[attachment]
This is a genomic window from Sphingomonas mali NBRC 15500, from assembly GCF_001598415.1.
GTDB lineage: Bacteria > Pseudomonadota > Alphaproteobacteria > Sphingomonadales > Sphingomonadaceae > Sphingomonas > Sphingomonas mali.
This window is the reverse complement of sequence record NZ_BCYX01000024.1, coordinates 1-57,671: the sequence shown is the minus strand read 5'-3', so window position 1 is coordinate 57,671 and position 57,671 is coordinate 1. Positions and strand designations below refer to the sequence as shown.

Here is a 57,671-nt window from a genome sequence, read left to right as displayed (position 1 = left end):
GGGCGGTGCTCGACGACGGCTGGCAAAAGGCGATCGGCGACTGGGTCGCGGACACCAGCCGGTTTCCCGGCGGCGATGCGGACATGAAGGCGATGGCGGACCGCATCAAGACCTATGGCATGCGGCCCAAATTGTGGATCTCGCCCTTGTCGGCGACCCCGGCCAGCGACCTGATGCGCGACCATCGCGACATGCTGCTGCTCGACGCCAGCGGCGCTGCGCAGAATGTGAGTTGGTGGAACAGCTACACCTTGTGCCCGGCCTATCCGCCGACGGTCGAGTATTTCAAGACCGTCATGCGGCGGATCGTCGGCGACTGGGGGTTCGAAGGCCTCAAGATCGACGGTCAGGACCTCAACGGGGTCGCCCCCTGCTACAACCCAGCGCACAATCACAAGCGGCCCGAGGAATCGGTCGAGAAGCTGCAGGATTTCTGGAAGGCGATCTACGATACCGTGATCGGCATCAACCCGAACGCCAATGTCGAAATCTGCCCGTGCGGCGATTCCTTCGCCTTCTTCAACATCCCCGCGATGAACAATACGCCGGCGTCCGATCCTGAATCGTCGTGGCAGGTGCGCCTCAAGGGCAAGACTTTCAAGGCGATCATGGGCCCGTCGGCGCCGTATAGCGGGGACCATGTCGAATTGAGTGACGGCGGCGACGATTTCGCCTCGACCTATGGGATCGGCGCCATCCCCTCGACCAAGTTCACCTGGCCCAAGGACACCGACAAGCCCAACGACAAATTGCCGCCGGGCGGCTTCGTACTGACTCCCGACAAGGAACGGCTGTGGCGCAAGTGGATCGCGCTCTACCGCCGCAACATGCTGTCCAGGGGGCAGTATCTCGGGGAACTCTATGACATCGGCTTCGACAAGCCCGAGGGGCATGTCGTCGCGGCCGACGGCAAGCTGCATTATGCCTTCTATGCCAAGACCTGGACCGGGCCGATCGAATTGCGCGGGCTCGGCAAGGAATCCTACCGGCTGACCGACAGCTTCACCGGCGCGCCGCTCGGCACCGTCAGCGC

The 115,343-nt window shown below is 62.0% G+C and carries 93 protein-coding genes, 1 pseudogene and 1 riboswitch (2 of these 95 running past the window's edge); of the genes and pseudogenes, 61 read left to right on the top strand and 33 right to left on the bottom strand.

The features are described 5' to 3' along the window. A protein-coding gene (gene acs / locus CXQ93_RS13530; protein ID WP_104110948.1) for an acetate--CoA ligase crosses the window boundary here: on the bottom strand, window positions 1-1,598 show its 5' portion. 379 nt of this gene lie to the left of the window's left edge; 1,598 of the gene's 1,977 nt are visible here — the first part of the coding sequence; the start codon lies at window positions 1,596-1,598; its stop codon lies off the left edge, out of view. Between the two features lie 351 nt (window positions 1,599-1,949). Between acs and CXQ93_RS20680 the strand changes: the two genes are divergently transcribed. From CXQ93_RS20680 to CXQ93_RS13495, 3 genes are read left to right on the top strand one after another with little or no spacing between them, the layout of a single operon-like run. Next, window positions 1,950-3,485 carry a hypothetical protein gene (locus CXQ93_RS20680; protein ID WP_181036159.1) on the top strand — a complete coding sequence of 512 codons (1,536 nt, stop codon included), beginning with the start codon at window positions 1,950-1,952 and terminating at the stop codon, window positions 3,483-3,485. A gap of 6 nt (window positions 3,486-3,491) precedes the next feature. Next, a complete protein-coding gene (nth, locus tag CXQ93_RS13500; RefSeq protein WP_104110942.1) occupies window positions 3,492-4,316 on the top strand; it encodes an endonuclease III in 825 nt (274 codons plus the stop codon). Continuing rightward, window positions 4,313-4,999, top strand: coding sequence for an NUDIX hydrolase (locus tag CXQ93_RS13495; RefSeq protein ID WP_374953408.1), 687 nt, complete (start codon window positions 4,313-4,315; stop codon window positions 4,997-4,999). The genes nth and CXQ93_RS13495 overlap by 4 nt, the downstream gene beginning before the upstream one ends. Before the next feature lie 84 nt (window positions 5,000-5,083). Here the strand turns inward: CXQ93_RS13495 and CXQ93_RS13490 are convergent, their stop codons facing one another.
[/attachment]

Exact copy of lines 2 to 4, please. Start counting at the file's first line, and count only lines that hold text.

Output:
GTDB lineage: Bacteria > Pseudomonadota > Alphaproteobacteria > Sphingomonadales > Sphingomonadaceae > Sphingomonas > Sphingomonas mali.
This window is the reverse complement of sequence record NZ_BCYX01000024.1, coordinates 1-57,671: the sequence shown is the minus strand read 5'-3', so window position 1 is coordinate 57,671 and position 57,671 is coordinate 1. Positions and strand designations below refer to the sequence as shown.

Here is a 57,671-nt window from a genome sequence, read left to right as displayed (position 1 = left end):